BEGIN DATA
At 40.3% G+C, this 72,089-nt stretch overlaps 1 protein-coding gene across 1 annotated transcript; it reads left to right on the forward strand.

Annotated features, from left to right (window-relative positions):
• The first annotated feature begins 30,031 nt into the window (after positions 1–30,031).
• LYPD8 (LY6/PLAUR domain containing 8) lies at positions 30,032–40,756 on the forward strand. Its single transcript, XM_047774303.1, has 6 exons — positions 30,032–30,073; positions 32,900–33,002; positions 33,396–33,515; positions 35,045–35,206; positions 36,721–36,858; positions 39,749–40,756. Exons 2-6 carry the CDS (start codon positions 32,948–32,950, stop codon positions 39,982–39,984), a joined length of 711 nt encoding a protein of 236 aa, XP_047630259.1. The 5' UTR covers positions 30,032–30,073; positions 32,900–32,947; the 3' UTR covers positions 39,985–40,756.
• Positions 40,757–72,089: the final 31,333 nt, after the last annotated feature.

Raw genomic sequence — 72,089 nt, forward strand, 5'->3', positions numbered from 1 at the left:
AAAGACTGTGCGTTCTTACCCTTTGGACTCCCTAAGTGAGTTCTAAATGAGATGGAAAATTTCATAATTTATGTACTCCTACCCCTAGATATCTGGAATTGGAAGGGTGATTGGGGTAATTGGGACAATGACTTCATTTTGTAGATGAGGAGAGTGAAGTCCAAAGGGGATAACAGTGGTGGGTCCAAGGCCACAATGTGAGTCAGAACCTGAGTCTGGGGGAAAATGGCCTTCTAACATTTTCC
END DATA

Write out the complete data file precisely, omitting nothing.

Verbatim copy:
At 40.3% G+C, this 72,089-nt stretch overlaps 1 protein-coding gene across 1 annotated transcript; it reads left to right on the forward strand.

Annotated features, from left to right (window-relative positions):
• The first annotated feature begins 30,031 nt into the window (after positions 1–30,031).
• LYPD8 (LY6/PLAUR domain containing 8) lies at positions 30,032–40,756 on the forward strand. Its single transcript, XM_047774303.1, has 6 exons — positions 30,032–30,073; positions 32,900–33,002; positions 33,396–33,515; positions 35,045–35,206; positions 36,721–36,858; positions 39,749–40,756. Exons 2-6 carry the CDS (start codon positions 32,948–32,950, stop codon positions 39,982–39,984), a joined length of 711 nt encoding a protein of 236 aa, XP_047630259.1. The 5' UTR covers positions 30,032–30,073; positions 32,900–32,947; the 3' UTR covers positions 39,985–40,756.
• Positions 40,757–72,089: the final 31,333 nt, after the last annotated feature.

Raw genomic sequence — 72,089 nt, forward strand, 5'->3', positions numbered from 1 at the left:
AAAGACTGTGCGTTCTTACCCTTTGGACTCCCTAAGTGAGTTCTAAATGAGATGGAAAATTTCATAATTTATGTACTCCTACCCCTAGATATCTGGAATTGGAAGGGTGATTGGGGTAATTGGGACAATGACTTCATTTTGTAGATGAGGAGAGTGAAGTCCAAAGGGGATAACAGTGGTGGGTCCAAGGCCACAATGTGAGTCAGAACCTGAGTCTGGGGGAAAATGGCCTTCTAACATTTTCC